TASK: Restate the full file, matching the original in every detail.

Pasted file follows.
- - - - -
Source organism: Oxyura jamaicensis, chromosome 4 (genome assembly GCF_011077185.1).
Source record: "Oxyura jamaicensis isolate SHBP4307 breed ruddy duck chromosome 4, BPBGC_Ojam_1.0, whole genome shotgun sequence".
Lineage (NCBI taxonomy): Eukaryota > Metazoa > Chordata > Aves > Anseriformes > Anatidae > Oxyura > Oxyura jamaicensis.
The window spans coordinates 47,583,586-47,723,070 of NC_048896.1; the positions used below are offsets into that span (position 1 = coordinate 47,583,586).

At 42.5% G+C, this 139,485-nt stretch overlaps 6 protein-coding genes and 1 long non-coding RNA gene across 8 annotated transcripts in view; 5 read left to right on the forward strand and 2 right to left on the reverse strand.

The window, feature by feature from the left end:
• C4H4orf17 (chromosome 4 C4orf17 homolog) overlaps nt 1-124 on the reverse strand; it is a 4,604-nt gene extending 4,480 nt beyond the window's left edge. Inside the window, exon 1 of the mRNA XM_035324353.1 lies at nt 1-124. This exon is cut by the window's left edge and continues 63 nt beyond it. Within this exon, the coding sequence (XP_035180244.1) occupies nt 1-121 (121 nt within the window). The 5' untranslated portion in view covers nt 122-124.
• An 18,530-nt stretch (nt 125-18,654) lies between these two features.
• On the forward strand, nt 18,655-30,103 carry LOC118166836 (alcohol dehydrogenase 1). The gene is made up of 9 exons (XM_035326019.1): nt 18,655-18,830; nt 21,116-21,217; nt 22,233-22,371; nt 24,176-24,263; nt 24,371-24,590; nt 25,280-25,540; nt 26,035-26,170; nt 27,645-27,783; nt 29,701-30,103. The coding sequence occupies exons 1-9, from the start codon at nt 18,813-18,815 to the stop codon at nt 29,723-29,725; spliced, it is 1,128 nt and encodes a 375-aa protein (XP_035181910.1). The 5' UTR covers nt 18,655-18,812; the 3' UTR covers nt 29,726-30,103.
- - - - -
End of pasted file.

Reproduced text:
Source organism: Oxyura jamaicensis, chromosome 4 (genome assembly GCF_011077185.1).
Source record: "Oxyura jamaicensis isolate SHBP4307 breed ruddy duck chromosome 4, BPBGC_Ojam_1.0, whole genome shotgun sequence".
Lineage (NCBI taxonomy): Eukaryota > Metazoa > Chordata > Aves > Anseriformes > Anatidae > Oxyura > Oxyura jamaicensis.
The window spans coordinates 47,583,586-47,723,070 of NC_048896.1; the positions used below are offsets into that span (position 1 = coordinate 47,583,586).

At 42.5% G+C, this 139,485-nt stretch overlaps 6 protein-coding genes and 1 long non-coding RNA gene across 8 annotated transcripts in view; 5 read left to right on the forward strand and 2 right to left on the reverse strand.

The window, feature by feature from the left end:
• C4H4orf17 (chromosome 4 C4orf17 homolog) overlaps nt 1-124 on the reverse strand; it is a 4,604-nt gene extending 4,480 nt beyond the window's left edge. Inside the window, exon 1 of the mRNA XM_035324353.1 lies at nt 1-124. This exon is cut by the window's left edge and continues 63 nt beyond it. Within this exon, the coding sequence (XP_035180244.1) occupies nt 1-121 (121 nt within the window). The 5' untranslated portion in view covers nt 122-124.
• An 18,530-nt stretch (nt 125-18,654) lies between these two features.
• On the forward strand, nt 18,655-30,103 carry LOC118166836 (alcohol dehydrogenase 1). The gene is made up of 9 exons (XM_035326019.1): nt 18,655-18,830; nt 21,116-21,217; nt 22,233-22,371; nt 24,176-24,263; nt 24,371-24,590; nt 25,280-25,540; nt 26,035-26,170; nt 27,645-27,783; nt 29,701-30,103. The coding sequence occupies exons 1-9, from the start codon at nt 18,813-18,815 to the stop codon at nt 29,723-29,725; spliced, it is 1,128 nt and encodes a 375-aa protein (XP_035181910.1). The 5' UTR covers nt 18,655-18,812; the 3' UTR covers nt 29,726-30,103.